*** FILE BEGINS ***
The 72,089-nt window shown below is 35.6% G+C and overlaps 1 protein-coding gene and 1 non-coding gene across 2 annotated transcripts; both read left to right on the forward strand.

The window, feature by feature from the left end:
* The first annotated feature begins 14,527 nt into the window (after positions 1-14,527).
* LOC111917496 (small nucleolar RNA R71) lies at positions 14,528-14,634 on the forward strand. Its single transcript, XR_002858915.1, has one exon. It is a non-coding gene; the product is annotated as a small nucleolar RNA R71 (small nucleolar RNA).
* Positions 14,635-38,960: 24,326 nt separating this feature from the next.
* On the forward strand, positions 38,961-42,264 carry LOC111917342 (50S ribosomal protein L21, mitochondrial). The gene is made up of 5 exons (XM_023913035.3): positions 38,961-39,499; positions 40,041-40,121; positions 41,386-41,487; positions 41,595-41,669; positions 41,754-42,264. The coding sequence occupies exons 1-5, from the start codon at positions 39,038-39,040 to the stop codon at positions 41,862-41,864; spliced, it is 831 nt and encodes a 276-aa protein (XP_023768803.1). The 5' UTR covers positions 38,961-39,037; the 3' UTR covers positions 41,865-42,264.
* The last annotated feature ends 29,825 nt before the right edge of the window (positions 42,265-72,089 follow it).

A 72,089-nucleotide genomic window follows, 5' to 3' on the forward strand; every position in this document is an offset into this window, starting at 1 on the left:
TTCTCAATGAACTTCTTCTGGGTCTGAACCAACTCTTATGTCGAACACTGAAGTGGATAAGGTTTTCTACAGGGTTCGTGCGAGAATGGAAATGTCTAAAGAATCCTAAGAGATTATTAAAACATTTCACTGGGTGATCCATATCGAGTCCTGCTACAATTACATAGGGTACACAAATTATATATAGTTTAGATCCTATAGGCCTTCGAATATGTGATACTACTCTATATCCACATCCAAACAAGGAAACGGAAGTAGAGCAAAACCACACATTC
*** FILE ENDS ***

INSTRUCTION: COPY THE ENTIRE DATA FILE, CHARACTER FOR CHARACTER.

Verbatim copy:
The 72,089-nt window shown below is 35.6% G+C and overlaps 1 protein-coding gene and 1 non-coding gene across 2 annotated transcripts; both read left to right on the forward strand.

The window, feature by feature from the left end:
* The first annotated feature begins 14,527 nt into the window (after positions 1-14,527).
* LOC111917496 (small nucleolar RNA R71) lies at positions 14,528-14,634 on the forward strand. Its single transcript, XR_002858915.1, has one exon. It is a non-coding gene; the product is annotated as a small nucleolar RNA R71 (small nucleolar RNA).
* Positions 14,635-38,960: 24,326 nt separating this feature from the next.
* On the forward strand, positions 38,961-42,264 carry LOC111917342 (50S ribosomal protein L21, mitochondrial). The gene is made up of 5 exons (XM_023913035.3): positions 38,961-39,499; positions 40,041-40,121; positions 41,386-41,487; positions 41,595-41,669; positions 41,754-42,264. The coding sequence occupies exons 1-5, from the start codon at positions 39,038-39,040 to the stop codon at positions 41,862-41,864; spliced, it is 831 nt and encodes a 276-aa protein (XP_023768803.1). The 5' UTR covers positions 38,961-39,037; the 3' UTR covers positions 41,865-42,264.
* The last annotated feature ends 29,825 nt before the right edge of the window (positions 42,265-72,089 follow it).

A 72,089-nucleotide genomic window follows, 5' to 3' on the forward strand; every position in this document is an offset into this window, starting at 1 on the left:
TTCTCAATGAACTTCTTCTGGGTCTGAACCAACTCTTATGTCGAACACTGAAGTGGATAAGGTTTTCTACAGGGTTCGTGCGAGAATGGAAATGTCTAAAGAATCCTAAGAGATTATTAAAACATTTCACTGGGTGATCCATATCGAGTCCTGCTACAATTACATAGGGTACACAAATTATATATAGTTTAGATCCTATAGGCCTTCGAATATGTGATACTACTCTATATCCACATCCAAACAAGGAAACGGAAGTAGAGCAAAACCACACATTC